What Poetry Tries to Do

December 7, 2017

I'm not familiar with Gertrude Schnackenberg's work, but this fabulous quote on the motive of poetry makes me want to track down more of it:

“When I said that poetry tries and wants to make contact with reality, that is, with uttermost-being (truth, God, whatness, somethingness-nothingness, chaos-order)—to the Veda seers, the vibrating void; to the eighth-century Chinese poets, that-which-is-self-engendering; to mathematicians, a veil of numbers; to the Jewish mystics, the En-Sof; to Christian mystics, the indwelling of God and emanation of Christ in all things; to the animal kingdoms on earth, the starry night; to contemporary physicists, the excitation of superstrings; to cosmologists, the residue of an explosion of something to whose pre-explosion existence there is perhaps, as my friend Elaine Scarry once said to me, ‘no door’—I am referring very specifically and particularly to the material we are made from, this animated-in-us matter which we, in turn, express such a passionate drive to know (and which, in turn, has evolved a way to be known, through us, and is the source and object of our wonder and compulsion).”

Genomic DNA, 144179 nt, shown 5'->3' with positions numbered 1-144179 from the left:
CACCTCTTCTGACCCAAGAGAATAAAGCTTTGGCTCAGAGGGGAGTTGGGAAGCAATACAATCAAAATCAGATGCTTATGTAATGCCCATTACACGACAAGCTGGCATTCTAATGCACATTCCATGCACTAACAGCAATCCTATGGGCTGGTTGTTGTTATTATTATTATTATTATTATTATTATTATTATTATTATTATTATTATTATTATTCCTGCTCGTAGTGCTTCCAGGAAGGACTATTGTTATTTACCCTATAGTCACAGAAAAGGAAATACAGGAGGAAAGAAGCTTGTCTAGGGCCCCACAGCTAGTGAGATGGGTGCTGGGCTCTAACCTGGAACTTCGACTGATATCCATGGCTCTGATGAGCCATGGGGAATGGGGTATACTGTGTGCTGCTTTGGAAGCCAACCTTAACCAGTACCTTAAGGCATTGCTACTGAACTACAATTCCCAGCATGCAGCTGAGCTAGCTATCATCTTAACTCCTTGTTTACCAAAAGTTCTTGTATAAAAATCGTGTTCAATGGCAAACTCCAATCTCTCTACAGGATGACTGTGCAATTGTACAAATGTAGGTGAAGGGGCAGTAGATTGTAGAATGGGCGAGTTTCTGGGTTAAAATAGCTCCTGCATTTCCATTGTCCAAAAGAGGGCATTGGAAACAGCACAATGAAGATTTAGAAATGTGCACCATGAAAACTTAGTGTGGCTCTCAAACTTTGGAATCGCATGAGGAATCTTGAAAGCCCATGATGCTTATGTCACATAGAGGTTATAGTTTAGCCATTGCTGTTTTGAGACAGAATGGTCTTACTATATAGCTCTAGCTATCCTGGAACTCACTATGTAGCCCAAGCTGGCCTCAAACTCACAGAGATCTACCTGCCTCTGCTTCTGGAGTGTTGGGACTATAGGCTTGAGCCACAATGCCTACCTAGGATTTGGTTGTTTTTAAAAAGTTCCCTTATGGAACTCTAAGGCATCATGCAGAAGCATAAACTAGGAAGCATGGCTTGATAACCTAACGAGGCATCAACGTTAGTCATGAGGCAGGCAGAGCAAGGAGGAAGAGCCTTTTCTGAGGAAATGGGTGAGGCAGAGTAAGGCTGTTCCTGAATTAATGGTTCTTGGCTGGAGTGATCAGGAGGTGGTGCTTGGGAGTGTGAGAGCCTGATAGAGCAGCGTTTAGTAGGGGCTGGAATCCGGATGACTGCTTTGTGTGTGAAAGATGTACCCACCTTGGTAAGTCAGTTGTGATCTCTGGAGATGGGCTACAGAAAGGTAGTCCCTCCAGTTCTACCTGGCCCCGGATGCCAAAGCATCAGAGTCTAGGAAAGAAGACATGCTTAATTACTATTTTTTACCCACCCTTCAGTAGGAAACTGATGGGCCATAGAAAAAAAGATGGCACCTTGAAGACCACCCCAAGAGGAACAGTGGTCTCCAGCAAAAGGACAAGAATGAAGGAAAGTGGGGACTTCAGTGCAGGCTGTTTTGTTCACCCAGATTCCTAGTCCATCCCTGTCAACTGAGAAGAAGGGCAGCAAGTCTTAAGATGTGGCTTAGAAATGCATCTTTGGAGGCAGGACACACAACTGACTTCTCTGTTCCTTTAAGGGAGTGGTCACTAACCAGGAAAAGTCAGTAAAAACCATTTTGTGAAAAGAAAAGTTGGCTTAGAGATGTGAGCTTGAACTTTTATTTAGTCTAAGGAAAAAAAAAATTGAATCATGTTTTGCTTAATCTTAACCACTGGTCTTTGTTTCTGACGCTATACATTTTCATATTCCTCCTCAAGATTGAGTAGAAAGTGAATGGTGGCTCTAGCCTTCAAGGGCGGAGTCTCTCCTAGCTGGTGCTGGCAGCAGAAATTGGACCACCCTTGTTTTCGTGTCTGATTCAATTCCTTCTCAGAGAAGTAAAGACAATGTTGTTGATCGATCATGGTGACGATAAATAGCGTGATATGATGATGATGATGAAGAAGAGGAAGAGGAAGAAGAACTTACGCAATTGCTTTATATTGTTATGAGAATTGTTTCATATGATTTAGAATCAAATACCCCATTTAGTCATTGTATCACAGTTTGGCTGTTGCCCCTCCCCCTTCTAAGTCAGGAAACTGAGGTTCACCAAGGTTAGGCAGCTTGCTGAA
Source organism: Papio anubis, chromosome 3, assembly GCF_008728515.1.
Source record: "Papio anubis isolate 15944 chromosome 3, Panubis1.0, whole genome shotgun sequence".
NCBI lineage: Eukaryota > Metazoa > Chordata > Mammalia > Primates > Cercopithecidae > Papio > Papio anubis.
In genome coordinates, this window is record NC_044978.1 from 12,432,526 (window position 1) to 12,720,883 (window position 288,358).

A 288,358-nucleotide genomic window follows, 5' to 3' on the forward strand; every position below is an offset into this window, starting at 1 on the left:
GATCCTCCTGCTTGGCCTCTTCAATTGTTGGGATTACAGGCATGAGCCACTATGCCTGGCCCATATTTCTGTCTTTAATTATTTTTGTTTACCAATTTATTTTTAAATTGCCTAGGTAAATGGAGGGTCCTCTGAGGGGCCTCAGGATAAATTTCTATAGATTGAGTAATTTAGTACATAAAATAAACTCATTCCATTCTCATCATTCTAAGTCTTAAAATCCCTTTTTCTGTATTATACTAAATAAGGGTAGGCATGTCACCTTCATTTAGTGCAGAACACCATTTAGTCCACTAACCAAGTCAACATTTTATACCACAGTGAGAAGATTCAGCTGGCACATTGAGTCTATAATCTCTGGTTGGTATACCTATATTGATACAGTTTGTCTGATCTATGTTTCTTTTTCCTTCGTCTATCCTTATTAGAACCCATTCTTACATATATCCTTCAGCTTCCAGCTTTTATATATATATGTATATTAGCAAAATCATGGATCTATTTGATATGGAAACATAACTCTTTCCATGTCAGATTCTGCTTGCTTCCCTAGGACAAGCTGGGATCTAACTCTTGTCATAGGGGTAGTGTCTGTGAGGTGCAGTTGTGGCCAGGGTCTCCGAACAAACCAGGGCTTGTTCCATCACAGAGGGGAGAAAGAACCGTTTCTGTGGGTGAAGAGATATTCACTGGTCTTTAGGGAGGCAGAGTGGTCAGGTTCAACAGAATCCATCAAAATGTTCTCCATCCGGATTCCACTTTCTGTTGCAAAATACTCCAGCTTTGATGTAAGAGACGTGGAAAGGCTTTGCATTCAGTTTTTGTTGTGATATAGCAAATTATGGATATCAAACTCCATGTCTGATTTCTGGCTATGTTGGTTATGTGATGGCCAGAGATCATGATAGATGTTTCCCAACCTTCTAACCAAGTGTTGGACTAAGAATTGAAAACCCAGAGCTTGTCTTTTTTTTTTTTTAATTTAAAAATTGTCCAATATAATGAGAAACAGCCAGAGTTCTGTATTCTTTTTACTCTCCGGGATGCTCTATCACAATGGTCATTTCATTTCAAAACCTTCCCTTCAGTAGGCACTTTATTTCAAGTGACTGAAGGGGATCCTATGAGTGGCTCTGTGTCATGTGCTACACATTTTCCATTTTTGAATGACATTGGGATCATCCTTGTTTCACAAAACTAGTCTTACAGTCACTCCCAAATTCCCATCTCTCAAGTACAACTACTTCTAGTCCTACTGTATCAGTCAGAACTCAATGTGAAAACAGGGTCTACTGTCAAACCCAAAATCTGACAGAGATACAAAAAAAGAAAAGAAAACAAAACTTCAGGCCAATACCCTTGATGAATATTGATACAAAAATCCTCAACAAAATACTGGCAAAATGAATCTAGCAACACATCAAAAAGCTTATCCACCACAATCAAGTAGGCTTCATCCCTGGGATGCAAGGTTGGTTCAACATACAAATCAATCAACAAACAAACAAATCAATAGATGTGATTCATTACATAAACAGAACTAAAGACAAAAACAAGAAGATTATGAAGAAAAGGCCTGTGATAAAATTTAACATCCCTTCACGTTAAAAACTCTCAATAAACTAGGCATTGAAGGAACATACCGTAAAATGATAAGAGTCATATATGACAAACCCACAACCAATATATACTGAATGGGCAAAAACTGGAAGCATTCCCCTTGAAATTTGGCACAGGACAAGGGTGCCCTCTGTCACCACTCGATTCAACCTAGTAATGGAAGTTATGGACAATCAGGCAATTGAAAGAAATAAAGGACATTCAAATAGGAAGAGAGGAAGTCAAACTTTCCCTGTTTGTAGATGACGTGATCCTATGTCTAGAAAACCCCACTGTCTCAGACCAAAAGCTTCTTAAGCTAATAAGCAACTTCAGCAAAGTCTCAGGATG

--Gertrude Schnackenberg

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